In the last essay I seemed to compare people to primordial mud. Of course, I wrote it as a comedy, which is to say, the entire essay is excessively optimistic about people, and is only making a generously indulged joke on behalf of a gifted species at the verge of developing into a new form of life and intelligence. But if people approach it pessimistically (I don’t see how they can, given the parameters of my essays in general), then it would be received as ridicule. But I was writing this in resonance with Beckett’s approach. He also tempts people to read him pessimistically. But everything he wrote was a double-entendre. A different kind of humor is revealed when you discover his hidden optimism.
These essays presume several optimistic things (and I don’t expect agreement and I’m not looking for debate, only the willingness to entertain the angle of vision as long as it lasts):
1) that human beings are troubled, but gifted animals; and
2) That human beings are at the verge of realizing a new form of intelligence, a new way of being.
I think this is an unexpectedly meaningful question. It pertains to why human beings tend to differ so violently in our interpretations of reality; whether or not we can come to understand two divergent visions (of anything, even this simple arrow) simultaneously without conflict; or whether we’re forced to take sides and stick to our positions until one of us submits (i.e., plots revenge).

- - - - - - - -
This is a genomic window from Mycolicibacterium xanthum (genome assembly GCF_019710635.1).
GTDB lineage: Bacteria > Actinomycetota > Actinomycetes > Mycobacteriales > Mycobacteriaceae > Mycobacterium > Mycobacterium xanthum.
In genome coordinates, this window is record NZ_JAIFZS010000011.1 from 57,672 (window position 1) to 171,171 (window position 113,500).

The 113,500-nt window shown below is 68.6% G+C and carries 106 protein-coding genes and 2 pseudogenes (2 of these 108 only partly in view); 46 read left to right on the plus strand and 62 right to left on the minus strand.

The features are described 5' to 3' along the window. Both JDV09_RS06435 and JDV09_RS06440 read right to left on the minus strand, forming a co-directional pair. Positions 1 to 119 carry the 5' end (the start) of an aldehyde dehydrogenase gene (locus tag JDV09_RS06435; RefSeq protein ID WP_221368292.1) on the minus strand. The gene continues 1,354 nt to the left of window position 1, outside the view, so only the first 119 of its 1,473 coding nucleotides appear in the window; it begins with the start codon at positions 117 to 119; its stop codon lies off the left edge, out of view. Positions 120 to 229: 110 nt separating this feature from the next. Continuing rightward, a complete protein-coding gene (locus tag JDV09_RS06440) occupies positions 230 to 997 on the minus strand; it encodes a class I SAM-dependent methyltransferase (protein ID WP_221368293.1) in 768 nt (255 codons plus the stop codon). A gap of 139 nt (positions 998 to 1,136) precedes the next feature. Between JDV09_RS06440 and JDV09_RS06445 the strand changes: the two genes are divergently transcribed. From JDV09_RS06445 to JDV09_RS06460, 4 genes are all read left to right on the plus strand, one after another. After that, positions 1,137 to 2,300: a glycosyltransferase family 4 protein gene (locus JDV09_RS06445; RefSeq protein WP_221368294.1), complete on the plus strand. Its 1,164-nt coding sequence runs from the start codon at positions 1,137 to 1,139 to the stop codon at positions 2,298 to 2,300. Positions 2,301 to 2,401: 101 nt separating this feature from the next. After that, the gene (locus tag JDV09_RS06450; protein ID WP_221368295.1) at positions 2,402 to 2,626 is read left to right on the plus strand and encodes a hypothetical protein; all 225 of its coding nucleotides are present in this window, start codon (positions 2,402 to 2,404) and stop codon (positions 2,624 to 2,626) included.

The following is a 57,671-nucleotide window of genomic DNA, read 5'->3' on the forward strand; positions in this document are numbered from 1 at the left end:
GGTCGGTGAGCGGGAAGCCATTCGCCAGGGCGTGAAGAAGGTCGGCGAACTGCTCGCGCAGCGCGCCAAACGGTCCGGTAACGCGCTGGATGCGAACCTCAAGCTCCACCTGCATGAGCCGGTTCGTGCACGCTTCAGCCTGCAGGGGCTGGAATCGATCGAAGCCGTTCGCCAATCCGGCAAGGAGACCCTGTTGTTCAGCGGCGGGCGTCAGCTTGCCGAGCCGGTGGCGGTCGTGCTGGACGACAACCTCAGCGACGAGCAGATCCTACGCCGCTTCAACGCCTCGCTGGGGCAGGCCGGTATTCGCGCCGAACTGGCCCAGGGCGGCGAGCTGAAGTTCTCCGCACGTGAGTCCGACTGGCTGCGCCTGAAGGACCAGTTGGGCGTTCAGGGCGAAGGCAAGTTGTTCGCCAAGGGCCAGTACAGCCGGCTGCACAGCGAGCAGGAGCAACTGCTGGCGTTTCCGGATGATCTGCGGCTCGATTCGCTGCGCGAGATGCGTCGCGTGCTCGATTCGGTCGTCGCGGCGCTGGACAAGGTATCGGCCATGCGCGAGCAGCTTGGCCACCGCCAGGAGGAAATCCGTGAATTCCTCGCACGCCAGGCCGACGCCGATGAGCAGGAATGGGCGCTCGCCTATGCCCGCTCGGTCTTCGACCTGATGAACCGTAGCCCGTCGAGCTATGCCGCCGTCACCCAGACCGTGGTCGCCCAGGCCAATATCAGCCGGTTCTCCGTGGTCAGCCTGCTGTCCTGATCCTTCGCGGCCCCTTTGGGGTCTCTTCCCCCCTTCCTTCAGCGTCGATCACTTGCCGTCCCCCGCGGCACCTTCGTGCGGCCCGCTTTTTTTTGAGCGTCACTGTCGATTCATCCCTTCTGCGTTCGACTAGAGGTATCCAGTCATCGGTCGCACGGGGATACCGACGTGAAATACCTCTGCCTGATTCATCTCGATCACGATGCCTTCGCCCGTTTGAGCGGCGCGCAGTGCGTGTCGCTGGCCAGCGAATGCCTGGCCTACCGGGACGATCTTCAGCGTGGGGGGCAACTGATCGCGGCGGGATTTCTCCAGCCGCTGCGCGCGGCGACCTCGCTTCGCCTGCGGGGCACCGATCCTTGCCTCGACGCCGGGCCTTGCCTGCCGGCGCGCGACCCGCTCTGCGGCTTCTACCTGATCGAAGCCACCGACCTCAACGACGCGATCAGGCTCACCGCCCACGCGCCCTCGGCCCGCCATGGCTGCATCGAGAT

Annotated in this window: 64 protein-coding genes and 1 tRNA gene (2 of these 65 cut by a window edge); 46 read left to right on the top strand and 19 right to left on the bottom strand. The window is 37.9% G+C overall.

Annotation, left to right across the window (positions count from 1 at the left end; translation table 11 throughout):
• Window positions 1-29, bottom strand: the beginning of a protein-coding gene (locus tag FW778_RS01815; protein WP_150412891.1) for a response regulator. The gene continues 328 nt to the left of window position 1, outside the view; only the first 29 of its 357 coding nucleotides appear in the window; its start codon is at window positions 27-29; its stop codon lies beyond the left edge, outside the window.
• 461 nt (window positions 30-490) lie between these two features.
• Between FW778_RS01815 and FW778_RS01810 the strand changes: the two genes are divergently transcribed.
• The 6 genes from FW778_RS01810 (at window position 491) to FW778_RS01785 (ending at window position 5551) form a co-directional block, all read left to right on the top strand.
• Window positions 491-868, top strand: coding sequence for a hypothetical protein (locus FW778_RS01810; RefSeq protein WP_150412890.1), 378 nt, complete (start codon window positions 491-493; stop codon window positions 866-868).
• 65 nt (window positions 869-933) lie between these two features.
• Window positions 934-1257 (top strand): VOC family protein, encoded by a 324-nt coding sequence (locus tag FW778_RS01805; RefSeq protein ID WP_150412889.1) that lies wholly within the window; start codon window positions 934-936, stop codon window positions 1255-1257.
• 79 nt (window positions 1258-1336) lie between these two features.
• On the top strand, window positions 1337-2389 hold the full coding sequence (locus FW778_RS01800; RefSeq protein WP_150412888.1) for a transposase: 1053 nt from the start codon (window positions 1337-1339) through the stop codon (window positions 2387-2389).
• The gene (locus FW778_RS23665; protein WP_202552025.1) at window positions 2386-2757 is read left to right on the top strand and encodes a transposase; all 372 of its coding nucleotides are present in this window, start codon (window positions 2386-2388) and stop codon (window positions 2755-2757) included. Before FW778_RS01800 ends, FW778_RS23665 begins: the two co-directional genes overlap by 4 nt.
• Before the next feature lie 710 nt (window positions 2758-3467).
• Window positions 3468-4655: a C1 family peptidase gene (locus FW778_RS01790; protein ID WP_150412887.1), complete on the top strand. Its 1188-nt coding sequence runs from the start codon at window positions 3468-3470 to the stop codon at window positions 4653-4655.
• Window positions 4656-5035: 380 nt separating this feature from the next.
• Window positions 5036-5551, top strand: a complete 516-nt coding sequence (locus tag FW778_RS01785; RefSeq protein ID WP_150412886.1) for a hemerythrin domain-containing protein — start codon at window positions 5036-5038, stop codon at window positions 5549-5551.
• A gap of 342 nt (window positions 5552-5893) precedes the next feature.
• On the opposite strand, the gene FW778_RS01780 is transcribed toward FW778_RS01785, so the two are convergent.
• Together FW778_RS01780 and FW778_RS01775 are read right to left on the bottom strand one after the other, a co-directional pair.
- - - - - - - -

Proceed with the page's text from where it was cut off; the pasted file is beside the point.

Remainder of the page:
Even the resolution of this simple question depends on finding a view wider than the widest view of the question – not merely a wider interpretation, but an awareness that encompasses the limits (and therefore valid extent) of every interpretation that is encountered. (It’s always a little startling how this “negative awareness of limits” is precisely what adds clarity to an interpretation. Until I know the limits of something I don’t know it’s real shape and function. Two sides of the same coin).
(Whether the arrow describes something abrupt or gradual looks meaningless, I grant you. But I think it matters because climate catastrophe and political rebellions, are all nudging this civilization to an abrupt end, or at least to abrupt changes in direction. But we tend towards despair when we see the magnitude of change that’s necessary, which is why the gradual interpretation of change is still more popular, which means we’re not alert to the more optimistic possibility of rapidly shifting our whole approach to life. I suspect, in other words, that we get comfortable with an illusion of gentle progression, which shuts down the possibility of seeing a new potential for learning and changing astonishingly fast. So that’s probably why this feels like a necessary question, a way of waking myself up from this sleepwalk to extinction).Read More »